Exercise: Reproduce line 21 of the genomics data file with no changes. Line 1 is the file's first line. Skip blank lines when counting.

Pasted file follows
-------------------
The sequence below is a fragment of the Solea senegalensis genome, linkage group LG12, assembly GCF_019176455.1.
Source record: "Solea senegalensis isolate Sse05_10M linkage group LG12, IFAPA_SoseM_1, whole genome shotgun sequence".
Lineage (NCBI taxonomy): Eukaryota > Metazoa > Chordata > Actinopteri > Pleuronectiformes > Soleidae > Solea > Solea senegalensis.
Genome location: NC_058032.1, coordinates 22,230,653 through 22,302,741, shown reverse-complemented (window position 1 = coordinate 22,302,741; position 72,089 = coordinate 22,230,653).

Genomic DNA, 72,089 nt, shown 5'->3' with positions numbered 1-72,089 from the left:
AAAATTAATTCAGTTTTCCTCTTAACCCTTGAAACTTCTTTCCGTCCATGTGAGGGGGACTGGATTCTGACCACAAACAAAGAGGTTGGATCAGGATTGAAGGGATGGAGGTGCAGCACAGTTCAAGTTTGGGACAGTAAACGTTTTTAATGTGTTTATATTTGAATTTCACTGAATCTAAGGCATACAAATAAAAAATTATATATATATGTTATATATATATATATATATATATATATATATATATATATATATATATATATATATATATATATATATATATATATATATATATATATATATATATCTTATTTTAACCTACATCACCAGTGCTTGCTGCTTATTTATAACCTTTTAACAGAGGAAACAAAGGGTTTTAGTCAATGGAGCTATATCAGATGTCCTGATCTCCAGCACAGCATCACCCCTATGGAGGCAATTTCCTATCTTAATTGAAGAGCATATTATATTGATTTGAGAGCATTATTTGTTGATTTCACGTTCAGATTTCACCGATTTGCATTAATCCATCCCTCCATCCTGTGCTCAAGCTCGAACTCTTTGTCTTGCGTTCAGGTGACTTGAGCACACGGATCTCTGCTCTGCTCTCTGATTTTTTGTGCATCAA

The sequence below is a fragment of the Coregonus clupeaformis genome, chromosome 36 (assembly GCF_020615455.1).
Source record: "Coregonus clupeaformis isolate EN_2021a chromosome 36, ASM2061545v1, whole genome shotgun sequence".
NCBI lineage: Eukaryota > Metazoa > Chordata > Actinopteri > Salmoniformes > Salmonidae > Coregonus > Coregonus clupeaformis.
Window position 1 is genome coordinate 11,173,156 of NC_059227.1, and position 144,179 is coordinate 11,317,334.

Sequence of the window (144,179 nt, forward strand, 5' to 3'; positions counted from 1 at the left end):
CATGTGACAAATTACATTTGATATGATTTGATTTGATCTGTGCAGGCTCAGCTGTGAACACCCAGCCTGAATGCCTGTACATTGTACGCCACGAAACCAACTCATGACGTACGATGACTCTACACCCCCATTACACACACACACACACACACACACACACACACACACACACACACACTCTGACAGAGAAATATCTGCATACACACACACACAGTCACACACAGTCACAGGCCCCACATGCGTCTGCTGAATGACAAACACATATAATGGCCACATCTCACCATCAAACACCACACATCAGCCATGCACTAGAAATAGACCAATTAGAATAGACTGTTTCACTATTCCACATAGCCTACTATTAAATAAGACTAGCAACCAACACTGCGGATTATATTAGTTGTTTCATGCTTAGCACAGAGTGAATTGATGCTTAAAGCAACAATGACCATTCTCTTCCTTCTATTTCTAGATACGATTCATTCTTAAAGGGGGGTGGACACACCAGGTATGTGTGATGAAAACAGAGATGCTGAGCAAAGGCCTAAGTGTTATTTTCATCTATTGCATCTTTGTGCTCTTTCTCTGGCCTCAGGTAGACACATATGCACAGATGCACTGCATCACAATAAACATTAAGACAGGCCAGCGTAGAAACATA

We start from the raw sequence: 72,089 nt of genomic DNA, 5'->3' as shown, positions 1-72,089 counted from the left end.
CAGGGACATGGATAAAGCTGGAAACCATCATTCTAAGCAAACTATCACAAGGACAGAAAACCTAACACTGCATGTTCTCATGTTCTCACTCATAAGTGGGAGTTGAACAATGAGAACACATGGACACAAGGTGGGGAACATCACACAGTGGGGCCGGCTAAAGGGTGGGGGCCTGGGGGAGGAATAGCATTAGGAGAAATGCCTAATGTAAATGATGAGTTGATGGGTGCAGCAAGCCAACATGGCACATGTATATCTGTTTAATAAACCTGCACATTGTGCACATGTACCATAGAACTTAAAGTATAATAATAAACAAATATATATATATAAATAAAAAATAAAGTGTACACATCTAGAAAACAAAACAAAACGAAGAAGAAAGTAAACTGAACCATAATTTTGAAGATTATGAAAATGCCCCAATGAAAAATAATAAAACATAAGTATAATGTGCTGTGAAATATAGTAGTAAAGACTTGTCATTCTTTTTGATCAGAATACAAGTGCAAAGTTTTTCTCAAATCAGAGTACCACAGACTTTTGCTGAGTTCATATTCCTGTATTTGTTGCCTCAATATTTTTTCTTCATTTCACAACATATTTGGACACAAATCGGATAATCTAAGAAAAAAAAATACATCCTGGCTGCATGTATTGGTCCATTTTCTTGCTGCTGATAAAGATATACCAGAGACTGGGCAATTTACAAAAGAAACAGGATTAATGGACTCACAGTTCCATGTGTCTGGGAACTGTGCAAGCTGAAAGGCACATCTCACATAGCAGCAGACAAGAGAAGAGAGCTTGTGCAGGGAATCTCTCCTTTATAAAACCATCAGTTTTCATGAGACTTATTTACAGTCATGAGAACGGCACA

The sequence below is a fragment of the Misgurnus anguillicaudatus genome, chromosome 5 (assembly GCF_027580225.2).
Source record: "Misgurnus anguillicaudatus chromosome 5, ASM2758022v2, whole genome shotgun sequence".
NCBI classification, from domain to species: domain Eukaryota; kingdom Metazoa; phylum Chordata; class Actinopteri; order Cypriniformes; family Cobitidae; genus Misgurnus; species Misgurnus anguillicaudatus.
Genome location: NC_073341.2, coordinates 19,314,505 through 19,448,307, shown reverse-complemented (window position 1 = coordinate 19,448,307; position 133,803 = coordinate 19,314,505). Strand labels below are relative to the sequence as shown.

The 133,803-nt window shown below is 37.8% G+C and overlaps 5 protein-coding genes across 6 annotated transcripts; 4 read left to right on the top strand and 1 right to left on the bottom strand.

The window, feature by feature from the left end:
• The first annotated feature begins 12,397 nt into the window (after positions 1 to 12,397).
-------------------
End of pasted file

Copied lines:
• The first annotated feature begins 12,397 nt into the window (after positions 1 to 12,397).